This article presents findings from an evaluation of a popular adult training program (Protecting God’s Children) used in Catholic institutions, including schools, churches, and social service agencies. The study explores knowledge and behavior change based on pretest/posttest questionnaires administered to over 500 adults and follow-up questionnaires sent six months after the training. The participants in the training were compared to a control group of adults who did not participate in the program. The results indicate that participants arrive at the training with fairly high rates of preexisting knowledge but that the program increases knowledge across demographic groups. Follow-up surveys suggest that the new knowledge is retained over six months. The study indicates that the program is associated with an increase in participants talking to their own children about child sexual abuse. Participants also report sharing information with other adults and monitoring behavior around children more closely.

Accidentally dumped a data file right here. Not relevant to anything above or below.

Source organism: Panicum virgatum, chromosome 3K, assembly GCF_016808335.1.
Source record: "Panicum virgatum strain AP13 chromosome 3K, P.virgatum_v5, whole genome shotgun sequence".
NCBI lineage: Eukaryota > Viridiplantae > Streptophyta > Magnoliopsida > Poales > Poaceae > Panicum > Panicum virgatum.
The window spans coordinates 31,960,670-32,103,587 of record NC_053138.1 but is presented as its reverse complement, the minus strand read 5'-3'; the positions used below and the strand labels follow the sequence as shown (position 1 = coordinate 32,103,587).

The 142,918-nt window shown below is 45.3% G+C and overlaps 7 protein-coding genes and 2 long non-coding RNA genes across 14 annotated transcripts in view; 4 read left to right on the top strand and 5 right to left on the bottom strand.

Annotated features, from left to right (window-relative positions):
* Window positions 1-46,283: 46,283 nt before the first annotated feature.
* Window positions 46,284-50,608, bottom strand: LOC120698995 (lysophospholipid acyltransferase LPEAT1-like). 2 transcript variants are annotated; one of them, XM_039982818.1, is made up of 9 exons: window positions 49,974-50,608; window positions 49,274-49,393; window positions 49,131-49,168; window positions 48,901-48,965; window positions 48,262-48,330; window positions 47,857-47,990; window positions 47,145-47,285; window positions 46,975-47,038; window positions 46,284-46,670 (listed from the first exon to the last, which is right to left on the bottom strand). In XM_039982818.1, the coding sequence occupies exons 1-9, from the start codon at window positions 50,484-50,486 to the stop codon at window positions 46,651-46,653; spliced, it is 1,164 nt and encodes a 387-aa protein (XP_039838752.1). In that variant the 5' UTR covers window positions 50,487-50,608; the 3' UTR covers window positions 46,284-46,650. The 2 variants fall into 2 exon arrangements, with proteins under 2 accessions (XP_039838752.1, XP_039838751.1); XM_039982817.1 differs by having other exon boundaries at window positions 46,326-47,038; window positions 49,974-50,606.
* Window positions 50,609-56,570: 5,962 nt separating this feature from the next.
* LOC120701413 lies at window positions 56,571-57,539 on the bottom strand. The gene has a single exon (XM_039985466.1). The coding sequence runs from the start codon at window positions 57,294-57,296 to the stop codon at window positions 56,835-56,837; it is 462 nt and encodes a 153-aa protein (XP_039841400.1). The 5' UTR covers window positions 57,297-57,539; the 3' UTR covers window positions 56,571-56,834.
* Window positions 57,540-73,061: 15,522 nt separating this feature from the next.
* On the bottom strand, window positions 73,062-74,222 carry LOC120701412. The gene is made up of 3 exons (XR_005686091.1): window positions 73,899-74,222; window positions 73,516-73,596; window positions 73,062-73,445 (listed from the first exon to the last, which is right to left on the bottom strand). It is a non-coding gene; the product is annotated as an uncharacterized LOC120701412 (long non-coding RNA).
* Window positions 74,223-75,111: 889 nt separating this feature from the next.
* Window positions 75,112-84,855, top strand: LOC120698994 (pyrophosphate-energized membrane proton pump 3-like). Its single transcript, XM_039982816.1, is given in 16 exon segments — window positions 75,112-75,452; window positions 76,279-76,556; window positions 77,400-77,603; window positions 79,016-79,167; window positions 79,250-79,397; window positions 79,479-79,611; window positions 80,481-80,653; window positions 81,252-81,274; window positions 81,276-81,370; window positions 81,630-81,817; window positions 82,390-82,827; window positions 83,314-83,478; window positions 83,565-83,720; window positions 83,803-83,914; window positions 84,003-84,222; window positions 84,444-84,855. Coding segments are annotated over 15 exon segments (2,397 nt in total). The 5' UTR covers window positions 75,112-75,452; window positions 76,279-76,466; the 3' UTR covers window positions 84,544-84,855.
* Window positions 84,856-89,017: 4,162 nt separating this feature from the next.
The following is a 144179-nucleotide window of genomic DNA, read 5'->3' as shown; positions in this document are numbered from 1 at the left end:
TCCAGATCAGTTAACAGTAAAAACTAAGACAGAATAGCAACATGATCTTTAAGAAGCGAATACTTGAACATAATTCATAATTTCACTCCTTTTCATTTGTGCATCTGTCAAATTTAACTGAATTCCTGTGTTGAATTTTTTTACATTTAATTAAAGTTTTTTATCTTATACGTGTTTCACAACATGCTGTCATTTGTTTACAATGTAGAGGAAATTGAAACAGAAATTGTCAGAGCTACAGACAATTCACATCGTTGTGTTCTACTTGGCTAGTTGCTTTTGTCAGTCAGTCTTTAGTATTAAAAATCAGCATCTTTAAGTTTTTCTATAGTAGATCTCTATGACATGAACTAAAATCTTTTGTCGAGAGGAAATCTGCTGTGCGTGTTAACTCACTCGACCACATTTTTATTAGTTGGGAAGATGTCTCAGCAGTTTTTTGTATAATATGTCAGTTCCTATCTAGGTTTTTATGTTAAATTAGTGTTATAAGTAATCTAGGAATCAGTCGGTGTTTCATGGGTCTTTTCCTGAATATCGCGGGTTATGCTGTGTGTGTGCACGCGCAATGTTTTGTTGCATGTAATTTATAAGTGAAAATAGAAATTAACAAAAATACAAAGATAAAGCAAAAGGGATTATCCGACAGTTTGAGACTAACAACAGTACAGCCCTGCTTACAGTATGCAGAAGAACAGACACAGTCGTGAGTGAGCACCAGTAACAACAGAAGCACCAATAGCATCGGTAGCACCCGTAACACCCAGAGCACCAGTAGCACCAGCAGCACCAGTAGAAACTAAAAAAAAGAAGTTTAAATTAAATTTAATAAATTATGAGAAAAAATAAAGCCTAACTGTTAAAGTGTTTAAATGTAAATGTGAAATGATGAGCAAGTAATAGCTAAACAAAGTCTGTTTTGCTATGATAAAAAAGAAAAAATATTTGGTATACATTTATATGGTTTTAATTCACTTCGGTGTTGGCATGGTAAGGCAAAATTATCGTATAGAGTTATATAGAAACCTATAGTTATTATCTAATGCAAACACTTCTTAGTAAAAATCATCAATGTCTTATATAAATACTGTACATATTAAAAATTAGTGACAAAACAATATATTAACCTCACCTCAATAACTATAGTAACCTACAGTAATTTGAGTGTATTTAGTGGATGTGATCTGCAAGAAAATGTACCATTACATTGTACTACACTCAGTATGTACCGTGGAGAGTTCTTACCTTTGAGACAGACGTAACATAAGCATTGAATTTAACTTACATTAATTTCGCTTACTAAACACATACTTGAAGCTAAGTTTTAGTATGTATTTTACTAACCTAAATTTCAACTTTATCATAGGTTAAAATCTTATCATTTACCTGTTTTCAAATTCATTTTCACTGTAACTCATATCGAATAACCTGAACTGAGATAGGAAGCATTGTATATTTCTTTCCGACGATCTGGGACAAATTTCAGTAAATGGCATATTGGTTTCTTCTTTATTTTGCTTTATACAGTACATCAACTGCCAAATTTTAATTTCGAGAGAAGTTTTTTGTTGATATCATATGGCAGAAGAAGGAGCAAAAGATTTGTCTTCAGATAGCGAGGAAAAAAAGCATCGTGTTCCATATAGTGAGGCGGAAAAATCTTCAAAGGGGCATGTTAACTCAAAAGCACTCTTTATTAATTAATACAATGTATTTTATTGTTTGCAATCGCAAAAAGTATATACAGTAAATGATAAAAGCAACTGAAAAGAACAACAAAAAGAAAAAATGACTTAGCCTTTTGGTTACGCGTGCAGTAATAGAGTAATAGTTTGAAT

Nurse, Anne, "Knowledge and Behavioral Impact of Adult Participation in Child Sexual Abuse Prevention: Evaluation of the Protecting God’s Children Program" (2017). Journal of Child Sexual Abuse, 26(5), 608-624. 10.1080/10538712.2017.1328475. Retrieved from https://openworks.wooster.edu/facpub/290
This is an Accepted Manuscript of an article published by Taylor & Francis in Journal of Child Sexual Abuse on 19 Jun 2017, available online: http://www.tandfonline.com/10.1080/10538712.2017.1328475
Sociology and Anthropology
Journal Article Version